With CDs (and LPs, and cassettes) I read the title to find it, and then I might admire the artwork. With books I use some combo of reading the title and recognizing the art to locate a book. Odd.

Uncanny [Interface] Valley?

As I type this, I am deleting Microsoft Office from my computer. I had downloaded the free trial, in order to catch myself up a bit on the programs, for all the job listings that “require” “familiarity with Microsoft Office”, or words to that effect.[0] In some ways, they’ve vastly improved over the last version I used. On the other hand, I’d still take MSWord 5.1 (that’s vintage ’93, for those of you too young to remember) over any version I’ve seen since, if I had the choice. In fact, IMHO, the only application in the bunch that has actually improved in the last few versions is Excel—which is also the only one that is probably superior to its competitors. (I say “probably” because I’m less confident that I’m familiar with all of the options where spreadsheets are concerned.) It looks like the latest versions have stopped moving menu items around, at least—none of that “adapting” to how you work, which completely undermines the muscle memory of where commands are. And, I have to admit, the interfaces really have gotten better.

And yet…

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Flowcharting Dogs in the Vineyard

Just a quickie, here: We recently played Blowback (more on that later), and the flowcharts of action resolution in there reminded me of this. A while back, we played a longer game of Dogs in the Vineyard (more than just a session–a couple months, IIRC). Now, at that point, I’d had the rulebooks (both editions) for a couple years, at least, and had read them cover-to-cover. When we decided to play, I read the book again–this was my 3rd complete readthrough, and I probably read the resolution section more times than that. And I just couldn’t wrap my head around it. Maybe it was the fact that it was split over a dozen pages or so, with no single summary. Maybe it was the writing style. Maybe it was just me–at least one of the people I played with found my flowchart much less clear than the rulebook. Regardless, I obviously needed to know how to roll the dice, etc., if I was going to run the game, so I sat down and flowcharted it. Made for a pretty complex flowchart, as these things go. But, once I had that down, it became crystal clear to me.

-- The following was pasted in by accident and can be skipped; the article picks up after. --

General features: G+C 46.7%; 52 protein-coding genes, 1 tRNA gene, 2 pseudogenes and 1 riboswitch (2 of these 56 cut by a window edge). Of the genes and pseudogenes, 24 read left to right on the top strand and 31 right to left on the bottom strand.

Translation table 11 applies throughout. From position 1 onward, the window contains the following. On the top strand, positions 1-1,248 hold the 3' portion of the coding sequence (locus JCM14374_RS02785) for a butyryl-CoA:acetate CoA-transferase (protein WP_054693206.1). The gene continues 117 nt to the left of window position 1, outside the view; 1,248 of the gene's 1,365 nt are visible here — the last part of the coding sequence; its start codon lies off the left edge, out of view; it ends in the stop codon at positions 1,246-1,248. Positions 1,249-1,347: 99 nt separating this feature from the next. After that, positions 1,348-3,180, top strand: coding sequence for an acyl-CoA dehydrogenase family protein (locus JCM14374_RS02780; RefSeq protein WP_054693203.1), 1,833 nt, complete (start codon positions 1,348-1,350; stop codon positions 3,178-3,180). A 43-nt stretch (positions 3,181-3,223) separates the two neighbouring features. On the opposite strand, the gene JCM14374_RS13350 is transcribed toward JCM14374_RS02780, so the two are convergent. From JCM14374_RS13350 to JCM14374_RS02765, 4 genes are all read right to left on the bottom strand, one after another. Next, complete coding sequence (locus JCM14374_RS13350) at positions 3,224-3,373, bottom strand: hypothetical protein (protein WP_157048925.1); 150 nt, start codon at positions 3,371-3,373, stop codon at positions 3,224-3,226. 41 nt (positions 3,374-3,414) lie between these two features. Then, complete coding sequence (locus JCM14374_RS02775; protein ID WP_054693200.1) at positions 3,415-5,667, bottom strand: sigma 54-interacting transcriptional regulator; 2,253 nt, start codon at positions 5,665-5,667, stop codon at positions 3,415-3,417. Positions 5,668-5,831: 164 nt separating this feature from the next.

So, in case anyone else is having trouble grokking the mechanics of Dogs in the Vineyard, I thought I should share this. I’m releasing this under the Creative Commons Attribution-ShareAlike license. Now, if you need this to keep track of the rules, give it a once-over before you start, or you might miss something. There are several asides with extra bits of the rules that you need to know, but don’t really fit neatly into the flow–so things like a helping demon, or bringing in an object, aren’t directly in the line of chart progression, because they can interrupt at any of a number of points.


click on either image to get to the full PDF